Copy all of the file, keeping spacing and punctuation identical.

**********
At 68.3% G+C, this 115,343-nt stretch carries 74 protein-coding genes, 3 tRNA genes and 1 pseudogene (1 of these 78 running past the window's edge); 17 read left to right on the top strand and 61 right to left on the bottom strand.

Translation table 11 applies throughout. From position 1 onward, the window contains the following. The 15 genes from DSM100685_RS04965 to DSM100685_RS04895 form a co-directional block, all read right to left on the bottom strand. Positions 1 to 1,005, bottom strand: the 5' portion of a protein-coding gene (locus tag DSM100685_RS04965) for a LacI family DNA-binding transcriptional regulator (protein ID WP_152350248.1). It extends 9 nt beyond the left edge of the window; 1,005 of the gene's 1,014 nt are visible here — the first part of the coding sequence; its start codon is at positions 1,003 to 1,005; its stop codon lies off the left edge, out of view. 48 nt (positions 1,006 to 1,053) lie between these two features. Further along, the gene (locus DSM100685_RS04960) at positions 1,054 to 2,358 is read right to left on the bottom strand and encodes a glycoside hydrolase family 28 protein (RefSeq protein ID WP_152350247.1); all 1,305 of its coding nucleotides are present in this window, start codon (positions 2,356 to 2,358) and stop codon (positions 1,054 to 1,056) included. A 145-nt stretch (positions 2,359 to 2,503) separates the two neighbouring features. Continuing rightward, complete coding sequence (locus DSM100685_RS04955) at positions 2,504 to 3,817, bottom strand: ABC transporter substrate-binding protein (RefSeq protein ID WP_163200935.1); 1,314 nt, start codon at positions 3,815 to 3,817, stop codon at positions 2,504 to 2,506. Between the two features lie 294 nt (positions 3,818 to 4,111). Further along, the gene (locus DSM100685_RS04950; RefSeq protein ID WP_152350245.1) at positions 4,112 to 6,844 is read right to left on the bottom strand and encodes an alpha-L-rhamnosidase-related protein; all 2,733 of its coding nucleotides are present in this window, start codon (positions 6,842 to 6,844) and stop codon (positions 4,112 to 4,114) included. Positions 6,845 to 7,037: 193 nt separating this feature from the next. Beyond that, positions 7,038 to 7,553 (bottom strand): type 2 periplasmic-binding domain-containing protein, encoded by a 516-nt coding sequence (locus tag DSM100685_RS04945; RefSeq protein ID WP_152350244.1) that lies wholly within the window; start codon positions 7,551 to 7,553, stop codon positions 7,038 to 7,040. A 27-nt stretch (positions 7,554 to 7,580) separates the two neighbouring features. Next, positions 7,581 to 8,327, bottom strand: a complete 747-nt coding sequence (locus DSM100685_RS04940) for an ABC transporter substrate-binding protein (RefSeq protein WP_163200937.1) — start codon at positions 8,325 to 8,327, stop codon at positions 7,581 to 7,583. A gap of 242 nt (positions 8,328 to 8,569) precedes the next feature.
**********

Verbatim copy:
At 68.3% G+C, this 115,343-nt stretch carries 74 protein-coding genes, 3 tRNA genes and 1 pseudogene (1 of these 78 running past the window's edge); 17 read left to right on the top strand and 61 right to left on the bottom strand.

Translation table 11 applies throughout. From position 1 onward, the window contains the following. The 15 genes from DSM100685_RS04965 to DSM100685_RS04895 form a co-directional block, all read right to left on the bottom strand. Positions 1 to 1,005, bottom strand: the 5' portion of a protein-coding gene (locus tag DSM100685_RS04965) for a LacI family DNA-binding transcriptional regulator (protein ID WP_152350248.1). It extends 9 nt beyond the left edge of the window; 1,005 of the gene's 1,014 nt are visible here — the first part of the coding sequence; its start codon is at positions 1,003 to 1,005; its stop codon lies off the left edge, out of view. 48 nt (positions 1,006 to 1,053) lie between these two features. Further along, the gene (locus DSM100685_RS04960) at positions 1,054 to 2,358 is read right to left on the bottom strand and encodes a glycoside hydrolase family 28 protein (RefSeq protein ID WP_152350247.1); all 1,305 of its coding nucleotides are present in this window, start codon (positions 2,356 to 2,358) and stop codon (positions 1,054 to 1,056) included. A 145-nt stretch (positions 2,359 to 2,503) separates the two neighbouring features. Continuing rightward, complete coding sequence (locus DSM100685_RS04955) at positions 2,504 to 3,817, bottom strand: ABC transporter substrate-binding protein (RefSeq protein ID WP_163200935.1); 1,314 nt, start codon at positions 3,815 to 3,817, stop codon at positions 2,504 to 2,506. Between the two features lie 294 nt (positions 3,818 to 4,111). Further along, the gene (locus DSM100685_RS04950; RefSeq protein ID WP_152350245.1) at positions 4,112 to 6,844 is read right to left on the bottom strand and encodes an alpha-L-rhamnosidase-related protein; all 2,733 of its coding nucleotides are present in this window, start codon (positions 6,842 to 6,844) and stop codon (positions 4,112 to 4,114) included. Positions 6,845 to 7,037: 193 nt separating this feature from the next. Beyond that, positions 7,038 to 7,553 (bottom strand): type 2 periplasmic-binding domain-containing protein, encoded by a 516-nt coding sequence (locus tag DSM100685_RS04945; RefSeq protein ID WP_152350244.1) that lies wholly within the window; start codon positions 7,551 to 7,553, stop codon positions 7,038 to 7,040. A 27-nt stretch (positions 7,554 to 7,580) separates the two neighbouring features. Next, positions 7,581 to 8,327, bottom strand: a complete 747-nt coding sequence (locus DSM100685_RS04940) for an ABC transporter substrate-binding protein (RefSeq protein WP_163200937.1) — start codon at positions 8,325 to 8,327, stop codon at positions 7,581 to 7,583. A gap of 242 nt (positions 8,328 to 8,569) precedes the next feature.